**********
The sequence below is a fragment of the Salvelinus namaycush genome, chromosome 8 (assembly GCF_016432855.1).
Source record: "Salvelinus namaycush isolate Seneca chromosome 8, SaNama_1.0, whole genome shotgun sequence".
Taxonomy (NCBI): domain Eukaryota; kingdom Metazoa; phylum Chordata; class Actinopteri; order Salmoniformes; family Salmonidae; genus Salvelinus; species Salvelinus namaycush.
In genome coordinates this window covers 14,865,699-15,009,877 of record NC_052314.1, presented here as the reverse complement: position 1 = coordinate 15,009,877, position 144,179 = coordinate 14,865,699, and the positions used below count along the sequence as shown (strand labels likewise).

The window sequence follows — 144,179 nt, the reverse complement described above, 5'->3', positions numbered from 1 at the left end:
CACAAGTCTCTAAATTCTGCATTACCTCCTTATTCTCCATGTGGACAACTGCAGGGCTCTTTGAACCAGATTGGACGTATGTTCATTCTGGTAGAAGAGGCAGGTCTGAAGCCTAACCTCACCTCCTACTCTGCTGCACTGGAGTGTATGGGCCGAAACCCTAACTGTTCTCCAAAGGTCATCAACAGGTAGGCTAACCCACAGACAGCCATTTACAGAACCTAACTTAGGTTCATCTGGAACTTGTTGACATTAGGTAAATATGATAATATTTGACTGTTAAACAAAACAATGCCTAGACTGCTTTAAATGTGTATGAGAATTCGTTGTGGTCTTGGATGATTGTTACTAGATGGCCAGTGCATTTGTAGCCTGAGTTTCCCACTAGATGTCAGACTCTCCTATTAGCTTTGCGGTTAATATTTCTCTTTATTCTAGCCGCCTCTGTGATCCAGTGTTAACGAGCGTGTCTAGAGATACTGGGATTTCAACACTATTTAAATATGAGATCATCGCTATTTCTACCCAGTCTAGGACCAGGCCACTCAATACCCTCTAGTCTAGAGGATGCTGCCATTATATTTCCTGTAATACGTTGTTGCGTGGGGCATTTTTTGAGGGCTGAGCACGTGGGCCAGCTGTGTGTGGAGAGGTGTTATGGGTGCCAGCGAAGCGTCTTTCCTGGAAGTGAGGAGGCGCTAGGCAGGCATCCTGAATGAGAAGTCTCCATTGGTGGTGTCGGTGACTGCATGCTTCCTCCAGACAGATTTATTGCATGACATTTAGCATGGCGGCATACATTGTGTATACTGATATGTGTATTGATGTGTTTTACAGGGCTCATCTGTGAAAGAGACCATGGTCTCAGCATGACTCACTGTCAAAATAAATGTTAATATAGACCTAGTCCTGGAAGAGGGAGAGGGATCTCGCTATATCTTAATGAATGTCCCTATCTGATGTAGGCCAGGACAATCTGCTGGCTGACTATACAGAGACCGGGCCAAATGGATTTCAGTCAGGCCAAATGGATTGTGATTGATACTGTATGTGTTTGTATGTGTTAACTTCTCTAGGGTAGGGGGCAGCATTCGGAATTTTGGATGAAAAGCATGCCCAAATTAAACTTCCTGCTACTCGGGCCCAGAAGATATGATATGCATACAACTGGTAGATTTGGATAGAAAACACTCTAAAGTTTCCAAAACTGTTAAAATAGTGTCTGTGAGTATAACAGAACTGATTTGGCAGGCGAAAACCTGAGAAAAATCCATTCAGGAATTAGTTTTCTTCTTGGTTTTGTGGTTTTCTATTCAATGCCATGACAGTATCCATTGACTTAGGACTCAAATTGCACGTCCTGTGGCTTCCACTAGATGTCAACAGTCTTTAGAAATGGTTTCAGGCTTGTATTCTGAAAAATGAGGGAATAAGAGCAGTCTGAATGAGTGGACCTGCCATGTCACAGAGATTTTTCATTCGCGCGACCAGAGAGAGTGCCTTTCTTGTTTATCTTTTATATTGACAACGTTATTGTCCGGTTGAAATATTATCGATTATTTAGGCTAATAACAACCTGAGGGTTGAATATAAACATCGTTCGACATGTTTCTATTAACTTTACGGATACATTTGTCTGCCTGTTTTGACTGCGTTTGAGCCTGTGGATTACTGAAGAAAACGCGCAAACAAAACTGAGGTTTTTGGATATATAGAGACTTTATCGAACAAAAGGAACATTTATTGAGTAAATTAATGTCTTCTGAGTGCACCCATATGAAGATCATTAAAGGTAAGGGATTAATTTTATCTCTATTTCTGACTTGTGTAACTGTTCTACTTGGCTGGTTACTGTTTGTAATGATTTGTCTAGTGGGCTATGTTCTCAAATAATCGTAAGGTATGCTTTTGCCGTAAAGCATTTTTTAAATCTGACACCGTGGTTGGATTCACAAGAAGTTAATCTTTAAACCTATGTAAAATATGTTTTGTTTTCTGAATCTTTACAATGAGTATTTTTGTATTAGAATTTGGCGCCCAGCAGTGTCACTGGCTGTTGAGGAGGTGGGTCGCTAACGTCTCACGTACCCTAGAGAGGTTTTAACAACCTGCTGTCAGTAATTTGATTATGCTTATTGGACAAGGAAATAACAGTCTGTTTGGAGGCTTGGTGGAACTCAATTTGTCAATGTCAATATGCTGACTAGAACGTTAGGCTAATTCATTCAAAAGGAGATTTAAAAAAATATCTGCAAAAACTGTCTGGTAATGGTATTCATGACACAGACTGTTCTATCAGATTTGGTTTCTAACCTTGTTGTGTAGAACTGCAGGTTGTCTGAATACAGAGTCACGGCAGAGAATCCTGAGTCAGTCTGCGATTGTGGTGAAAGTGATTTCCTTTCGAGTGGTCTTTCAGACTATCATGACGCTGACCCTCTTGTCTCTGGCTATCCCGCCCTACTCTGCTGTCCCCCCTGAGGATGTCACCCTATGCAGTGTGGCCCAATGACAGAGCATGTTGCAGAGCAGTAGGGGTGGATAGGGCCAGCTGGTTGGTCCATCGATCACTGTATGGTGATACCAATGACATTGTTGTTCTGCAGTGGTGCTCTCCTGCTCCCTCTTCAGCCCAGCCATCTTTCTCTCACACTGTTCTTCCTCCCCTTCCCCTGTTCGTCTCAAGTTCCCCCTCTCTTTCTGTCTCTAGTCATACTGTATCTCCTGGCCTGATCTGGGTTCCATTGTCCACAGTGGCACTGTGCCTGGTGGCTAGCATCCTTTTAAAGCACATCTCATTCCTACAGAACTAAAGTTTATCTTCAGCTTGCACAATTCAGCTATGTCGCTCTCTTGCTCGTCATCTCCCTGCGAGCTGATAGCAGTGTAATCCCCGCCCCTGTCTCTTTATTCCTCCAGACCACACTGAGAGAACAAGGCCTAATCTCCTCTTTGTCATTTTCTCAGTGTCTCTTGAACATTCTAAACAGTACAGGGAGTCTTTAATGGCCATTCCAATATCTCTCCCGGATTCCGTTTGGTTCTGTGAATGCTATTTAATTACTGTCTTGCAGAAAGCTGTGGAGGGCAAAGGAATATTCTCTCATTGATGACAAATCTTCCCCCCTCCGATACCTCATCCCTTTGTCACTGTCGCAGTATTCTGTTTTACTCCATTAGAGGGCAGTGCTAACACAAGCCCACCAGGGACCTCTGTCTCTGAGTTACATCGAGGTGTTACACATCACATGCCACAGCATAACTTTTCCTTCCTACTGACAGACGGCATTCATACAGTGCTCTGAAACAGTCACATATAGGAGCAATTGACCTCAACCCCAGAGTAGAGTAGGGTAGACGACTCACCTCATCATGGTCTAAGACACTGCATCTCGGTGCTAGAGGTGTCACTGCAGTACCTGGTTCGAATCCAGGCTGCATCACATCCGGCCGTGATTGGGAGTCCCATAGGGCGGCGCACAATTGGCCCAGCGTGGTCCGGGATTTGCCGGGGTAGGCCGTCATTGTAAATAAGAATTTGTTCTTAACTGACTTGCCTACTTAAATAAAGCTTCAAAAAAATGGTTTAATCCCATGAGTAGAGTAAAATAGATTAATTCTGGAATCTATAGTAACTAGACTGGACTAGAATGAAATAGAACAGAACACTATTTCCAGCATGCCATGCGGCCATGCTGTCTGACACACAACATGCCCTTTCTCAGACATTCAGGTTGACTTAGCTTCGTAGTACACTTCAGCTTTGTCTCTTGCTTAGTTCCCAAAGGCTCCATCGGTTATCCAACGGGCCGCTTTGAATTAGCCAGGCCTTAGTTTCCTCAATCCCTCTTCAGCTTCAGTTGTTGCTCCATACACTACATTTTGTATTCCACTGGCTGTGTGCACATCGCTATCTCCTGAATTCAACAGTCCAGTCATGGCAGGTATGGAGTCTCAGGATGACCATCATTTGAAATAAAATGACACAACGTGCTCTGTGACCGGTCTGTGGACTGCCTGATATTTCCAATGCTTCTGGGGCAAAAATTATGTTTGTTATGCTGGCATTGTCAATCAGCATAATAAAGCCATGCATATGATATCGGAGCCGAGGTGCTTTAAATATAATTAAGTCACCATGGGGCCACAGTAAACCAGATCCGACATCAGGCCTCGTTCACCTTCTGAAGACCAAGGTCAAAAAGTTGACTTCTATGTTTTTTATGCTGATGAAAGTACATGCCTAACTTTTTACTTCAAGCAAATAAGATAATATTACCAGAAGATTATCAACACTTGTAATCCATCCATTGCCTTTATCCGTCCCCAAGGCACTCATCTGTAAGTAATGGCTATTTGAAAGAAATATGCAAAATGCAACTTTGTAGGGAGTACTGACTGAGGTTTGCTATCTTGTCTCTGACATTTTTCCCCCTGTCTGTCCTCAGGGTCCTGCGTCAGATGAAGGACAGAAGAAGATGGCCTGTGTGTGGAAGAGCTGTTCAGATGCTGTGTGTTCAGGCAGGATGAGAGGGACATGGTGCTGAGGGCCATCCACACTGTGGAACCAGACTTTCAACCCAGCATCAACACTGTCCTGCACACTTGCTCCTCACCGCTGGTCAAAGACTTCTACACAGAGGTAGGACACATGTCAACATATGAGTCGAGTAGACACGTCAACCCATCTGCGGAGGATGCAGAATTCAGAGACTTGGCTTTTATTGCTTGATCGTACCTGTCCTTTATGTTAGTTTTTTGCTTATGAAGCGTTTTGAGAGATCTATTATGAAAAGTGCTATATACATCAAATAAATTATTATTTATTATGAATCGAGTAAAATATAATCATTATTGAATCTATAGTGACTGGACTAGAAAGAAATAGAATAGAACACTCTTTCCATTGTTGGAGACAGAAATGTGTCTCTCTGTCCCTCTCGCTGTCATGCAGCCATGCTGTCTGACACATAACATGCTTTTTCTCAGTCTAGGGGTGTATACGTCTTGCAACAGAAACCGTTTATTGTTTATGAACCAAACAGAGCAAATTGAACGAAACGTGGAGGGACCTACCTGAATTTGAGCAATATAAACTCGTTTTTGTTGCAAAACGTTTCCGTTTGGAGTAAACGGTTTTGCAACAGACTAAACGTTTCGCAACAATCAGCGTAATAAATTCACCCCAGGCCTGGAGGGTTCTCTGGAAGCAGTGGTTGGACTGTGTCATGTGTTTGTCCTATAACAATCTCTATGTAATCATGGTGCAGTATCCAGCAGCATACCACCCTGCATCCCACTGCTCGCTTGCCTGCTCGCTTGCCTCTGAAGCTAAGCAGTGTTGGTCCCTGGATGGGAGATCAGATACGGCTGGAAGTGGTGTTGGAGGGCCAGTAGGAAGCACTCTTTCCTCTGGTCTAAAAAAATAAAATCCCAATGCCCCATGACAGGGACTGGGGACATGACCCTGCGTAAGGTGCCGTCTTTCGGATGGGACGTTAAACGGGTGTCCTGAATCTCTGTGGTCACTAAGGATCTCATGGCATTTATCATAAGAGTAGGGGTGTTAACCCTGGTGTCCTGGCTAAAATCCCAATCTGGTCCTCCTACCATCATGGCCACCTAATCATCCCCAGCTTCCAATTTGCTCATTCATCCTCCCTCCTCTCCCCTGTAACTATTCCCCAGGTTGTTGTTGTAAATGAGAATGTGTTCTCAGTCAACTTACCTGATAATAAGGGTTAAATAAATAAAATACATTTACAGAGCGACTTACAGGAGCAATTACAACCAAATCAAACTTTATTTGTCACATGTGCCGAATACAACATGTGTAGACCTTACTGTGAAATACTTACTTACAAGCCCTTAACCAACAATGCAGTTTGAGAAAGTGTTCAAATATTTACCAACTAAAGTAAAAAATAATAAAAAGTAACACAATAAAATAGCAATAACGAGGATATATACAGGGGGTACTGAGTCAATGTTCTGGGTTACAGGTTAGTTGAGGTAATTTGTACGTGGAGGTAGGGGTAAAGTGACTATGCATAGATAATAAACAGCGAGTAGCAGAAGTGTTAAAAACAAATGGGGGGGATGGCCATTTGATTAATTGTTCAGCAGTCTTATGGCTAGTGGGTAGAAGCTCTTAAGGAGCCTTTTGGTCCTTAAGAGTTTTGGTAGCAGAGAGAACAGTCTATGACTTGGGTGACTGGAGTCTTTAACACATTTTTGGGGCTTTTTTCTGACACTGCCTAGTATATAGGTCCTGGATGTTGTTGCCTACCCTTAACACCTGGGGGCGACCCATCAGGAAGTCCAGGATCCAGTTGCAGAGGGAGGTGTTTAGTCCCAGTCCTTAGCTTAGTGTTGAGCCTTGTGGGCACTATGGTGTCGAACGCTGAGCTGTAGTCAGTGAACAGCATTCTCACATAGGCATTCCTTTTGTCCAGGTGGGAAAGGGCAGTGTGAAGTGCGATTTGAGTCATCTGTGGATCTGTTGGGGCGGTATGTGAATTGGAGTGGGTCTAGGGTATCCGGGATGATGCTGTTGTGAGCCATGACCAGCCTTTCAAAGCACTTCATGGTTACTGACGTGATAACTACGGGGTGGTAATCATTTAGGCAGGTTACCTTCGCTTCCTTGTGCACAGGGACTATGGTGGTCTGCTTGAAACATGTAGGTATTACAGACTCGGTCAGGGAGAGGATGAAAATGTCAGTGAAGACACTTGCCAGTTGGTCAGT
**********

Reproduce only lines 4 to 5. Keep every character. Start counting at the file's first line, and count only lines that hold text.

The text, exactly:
In genome coordinates this window covers 14,865,699-15,009,877 of record NC_052314.1, presented here as the reverse complement: position 1 = coordinate 15,009,877, position 144,179 = coordinate 14,865,699, and the positions used below count along the sequence as shown (strand labels likewise).

The window sequence follows — 144,179 nt, the reverse complement described above, 5'->3', positions numbered from 1 at the left end: